Giving Thanks

Even though to some I might sound American or Canadian, I’m afraid that Thanksgiving has not been a tradition that I’m very familiar with.

In all these years I’ve only know Thanksgiving from what I’ve seen on the big screen: Thanksgiving - the day that friends and family come together to enjoy a big turkey and at some point people might hold hands to give thanks for the things they are grateful for that year.

Exactly this is what happened last week (minus the hand holding) when I was invited by my American friend to celebrate this national holiday with her and her 17 other friends.

And, Oh my!! There is so much to say but it definitely lived up to my expectations.

Besides the delicious food’, I realise that this national holiday is the one holiday that I would like to adopt and add to my life.

While I could write a whole blog post about the yummy food, I will speed up as I’m a coach and not a food critic. So let’s talk about the other highlight of the evening: Giving Thanks.

No matter if you are celebrating Thanksgiving in a religious or non-religious way, giving thanks is powerful.

The reason why I find it powerful or why this holiday has warmed my heart is that all 17 guests had the opportunity to reflect and stand still with what is important to them and what they are thankful for.  They acknowledged their friendships, family, life, their time with loved ones that aren’t here anymore, their health, kindness of others and much more.

Let’s say that in this moment everyone at the table showed emotion, love, positivity and happiness -   some were close friends and others had never met until this very evening.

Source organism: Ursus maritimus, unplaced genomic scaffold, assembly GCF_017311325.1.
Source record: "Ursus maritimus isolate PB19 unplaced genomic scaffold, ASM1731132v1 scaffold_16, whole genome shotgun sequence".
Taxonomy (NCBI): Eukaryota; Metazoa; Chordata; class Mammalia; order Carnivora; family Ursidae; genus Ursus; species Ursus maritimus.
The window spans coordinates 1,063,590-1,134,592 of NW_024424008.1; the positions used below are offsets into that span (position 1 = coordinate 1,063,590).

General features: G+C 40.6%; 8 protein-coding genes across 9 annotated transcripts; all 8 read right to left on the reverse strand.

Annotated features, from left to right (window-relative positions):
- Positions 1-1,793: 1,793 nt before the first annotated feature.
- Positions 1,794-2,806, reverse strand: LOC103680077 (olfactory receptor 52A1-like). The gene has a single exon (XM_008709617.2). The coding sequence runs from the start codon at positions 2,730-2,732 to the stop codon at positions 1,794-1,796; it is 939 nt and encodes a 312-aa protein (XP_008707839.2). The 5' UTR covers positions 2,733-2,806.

Studies in Positive Psychology have proven that those who have created a habit to be grateful are significantly happier than those who don’t.

By allowing each gratitude sentence to flow and by allowing oneself to focus on the positive, your brain and body revisits a place within us that most of us can forget on a daily basis.

In all the hustle and bustle in life it is easy to take things for granted. The food on your plate, new friends you’ve made,  the support of friends, family, your health, the house you live in, the fact that you received a free Phil Collins ticket  and so on….

It is easy to forget the blessings that are present today and to keep on dwelling on all the things that you don’t have, the should’ve, would’ve, could’ve.

Neuroscience has proven that by showing or expressing gratitude your brain releases dopamine and serotonin, which makes us feel good and lifts our mood, gives us motivation and willpower.

This is what I would like to create more than once a year.

So why not create more of this feeling, why wait until Thanksgiving?

But how you ask?

Simply starting to write a gratitude journal for yourself.  It doesn’t have to be in a fancy journal or you don’t have to do it on a daily basis but start with practising standing still with the things that you are grateful for in life. What events happened this week, who inspired you today, who made you lifted you up when down?

Simply start by writing down 5 things that you were grateful for this week and maybe build it in as a practice (some might want to do it each day) to see if it makes a difference.

Notice the positive in your life, stand still and be thankful.

There are lots of templates you can find online that might inspire you but a simple pen and paper or saying it to your loved one might do it. So let the dopamine and serotonin flow!

Even though thanksgiving is over I am grateful for lots of things this year but while writing this blogpost  I’m thankful for the lovely evening I had, for the reminder of the power of  gratitude, for  the amazing people that have come on my path and the trust and support that I’ve received while starting this crazy journey.

Thank you for reading and don’t hesitate to get in touch if you would like to share your experiences.







Audrey Cairo